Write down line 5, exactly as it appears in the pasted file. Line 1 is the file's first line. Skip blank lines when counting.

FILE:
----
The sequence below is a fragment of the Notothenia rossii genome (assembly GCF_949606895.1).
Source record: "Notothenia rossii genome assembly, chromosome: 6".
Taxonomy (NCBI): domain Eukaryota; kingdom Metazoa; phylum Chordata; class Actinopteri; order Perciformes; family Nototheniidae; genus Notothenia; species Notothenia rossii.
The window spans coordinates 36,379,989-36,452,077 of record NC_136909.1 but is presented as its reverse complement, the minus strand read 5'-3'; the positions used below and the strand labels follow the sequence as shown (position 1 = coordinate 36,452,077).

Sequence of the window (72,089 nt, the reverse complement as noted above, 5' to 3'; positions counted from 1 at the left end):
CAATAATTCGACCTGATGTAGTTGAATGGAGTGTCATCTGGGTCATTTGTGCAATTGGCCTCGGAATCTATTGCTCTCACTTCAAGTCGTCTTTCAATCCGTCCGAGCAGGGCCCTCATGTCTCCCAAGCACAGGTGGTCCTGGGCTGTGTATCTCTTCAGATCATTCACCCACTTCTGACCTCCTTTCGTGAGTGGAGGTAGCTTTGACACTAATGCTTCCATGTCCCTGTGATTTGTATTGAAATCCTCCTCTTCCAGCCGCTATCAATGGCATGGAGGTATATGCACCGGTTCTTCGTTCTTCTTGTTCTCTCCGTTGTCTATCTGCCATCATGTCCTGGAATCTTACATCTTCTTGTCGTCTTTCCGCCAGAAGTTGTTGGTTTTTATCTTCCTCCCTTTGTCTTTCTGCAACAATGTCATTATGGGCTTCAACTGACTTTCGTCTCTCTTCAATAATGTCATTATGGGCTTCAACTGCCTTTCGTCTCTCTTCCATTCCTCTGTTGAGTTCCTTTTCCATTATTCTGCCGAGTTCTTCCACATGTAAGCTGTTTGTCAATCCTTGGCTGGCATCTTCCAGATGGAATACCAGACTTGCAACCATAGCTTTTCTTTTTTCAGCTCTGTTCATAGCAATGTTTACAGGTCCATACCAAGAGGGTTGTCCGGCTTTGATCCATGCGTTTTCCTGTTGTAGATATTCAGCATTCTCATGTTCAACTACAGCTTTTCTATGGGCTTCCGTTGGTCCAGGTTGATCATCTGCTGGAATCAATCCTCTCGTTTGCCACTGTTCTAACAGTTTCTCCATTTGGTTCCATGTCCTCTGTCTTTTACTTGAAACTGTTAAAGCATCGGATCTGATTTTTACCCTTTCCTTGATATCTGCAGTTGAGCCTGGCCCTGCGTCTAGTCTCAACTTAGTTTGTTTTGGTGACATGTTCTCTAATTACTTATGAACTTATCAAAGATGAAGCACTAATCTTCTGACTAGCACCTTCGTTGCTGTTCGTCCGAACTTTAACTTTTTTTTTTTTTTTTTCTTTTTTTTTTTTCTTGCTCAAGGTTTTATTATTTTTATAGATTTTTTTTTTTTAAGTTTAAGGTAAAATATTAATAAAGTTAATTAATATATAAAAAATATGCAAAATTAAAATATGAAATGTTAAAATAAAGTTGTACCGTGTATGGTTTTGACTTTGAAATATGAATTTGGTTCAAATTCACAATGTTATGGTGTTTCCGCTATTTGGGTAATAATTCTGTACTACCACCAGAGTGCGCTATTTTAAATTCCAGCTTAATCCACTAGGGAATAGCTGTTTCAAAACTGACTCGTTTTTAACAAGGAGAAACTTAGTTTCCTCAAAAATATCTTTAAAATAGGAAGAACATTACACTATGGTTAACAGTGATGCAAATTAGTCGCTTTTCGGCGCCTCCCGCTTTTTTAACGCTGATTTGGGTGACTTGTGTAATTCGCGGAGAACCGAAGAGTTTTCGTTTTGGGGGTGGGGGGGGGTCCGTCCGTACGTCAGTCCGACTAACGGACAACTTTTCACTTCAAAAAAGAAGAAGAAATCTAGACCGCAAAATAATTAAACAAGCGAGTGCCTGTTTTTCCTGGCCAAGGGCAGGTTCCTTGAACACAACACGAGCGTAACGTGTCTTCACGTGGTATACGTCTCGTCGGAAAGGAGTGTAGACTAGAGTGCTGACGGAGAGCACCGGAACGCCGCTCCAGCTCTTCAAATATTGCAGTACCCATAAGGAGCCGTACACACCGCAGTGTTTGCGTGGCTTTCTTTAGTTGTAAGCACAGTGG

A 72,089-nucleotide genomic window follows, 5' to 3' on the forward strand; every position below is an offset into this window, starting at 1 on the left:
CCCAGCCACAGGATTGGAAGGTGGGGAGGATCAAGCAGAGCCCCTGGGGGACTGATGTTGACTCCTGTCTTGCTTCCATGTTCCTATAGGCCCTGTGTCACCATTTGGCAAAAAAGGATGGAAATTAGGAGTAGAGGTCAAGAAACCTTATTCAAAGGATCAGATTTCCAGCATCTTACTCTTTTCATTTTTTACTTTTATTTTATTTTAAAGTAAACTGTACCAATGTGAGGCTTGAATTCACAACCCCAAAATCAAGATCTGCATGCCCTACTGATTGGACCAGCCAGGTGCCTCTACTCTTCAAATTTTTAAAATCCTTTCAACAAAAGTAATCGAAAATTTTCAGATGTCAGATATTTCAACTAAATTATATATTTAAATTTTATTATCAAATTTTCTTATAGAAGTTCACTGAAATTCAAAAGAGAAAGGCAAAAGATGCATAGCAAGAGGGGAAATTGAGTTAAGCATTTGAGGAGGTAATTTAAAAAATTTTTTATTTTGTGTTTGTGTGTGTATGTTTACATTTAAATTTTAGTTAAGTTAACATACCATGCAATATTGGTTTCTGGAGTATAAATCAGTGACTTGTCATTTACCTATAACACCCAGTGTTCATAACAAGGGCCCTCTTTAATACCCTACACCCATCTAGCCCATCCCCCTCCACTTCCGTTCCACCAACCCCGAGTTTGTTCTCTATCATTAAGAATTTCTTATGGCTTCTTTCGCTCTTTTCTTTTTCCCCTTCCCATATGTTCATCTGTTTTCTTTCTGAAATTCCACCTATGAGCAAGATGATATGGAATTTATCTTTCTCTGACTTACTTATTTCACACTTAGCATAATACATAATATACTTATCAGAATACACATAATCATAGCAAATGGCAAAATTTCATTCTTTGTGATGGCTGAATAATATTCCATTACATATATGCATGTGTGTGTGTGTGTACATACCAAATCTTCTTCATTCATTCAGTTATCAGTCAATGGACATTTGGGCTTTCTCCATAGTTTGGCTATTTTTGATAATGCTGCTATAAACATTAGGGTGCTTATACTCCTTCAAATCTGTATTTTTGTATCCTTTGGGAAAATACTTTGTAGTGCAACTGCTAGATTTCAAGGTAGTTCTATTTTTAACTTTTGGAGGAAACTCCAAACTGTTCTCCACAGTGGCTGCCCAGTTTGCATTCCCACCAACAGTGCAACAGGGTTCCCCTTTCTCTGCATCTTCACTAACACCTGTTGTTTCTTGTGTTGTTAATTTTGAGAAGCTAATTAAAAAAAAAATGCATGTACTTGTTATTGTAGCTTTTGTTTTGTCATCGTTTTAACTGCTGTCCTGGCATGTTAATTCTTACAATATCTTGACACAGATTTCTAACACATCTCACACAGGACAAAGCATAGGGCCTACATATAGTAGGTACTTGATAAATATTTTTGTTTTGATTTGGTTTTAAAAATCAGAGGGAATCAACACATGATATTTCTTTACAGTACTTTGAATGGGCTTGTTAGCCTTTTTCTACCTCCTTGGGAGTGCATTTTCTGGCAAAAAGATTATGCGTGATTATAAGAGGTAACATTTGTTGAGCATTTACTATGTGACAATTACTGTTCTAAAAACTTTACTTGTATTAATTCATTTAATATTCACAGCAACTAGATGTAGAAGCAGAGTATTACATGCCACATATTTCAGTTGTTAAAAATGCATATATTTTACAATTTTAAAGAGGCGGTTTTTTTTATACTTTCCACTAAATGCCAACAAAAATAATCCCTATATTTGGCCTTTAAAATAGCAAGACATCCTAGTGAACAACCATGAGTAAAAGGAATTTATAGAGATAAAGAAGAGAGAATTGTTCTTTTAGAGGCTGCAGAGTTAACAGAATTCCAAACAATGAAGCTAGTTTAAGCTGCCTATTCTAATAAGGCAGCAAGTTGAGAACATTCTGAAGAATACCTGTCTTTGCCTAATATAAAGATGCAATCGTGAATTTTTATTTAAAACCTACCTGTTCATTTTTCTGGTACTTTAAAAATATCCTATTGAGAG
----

Sequence of the window (72,089 nt, the reverse complement as noted above, 5' to 3'; positions counted from 1 at the left end):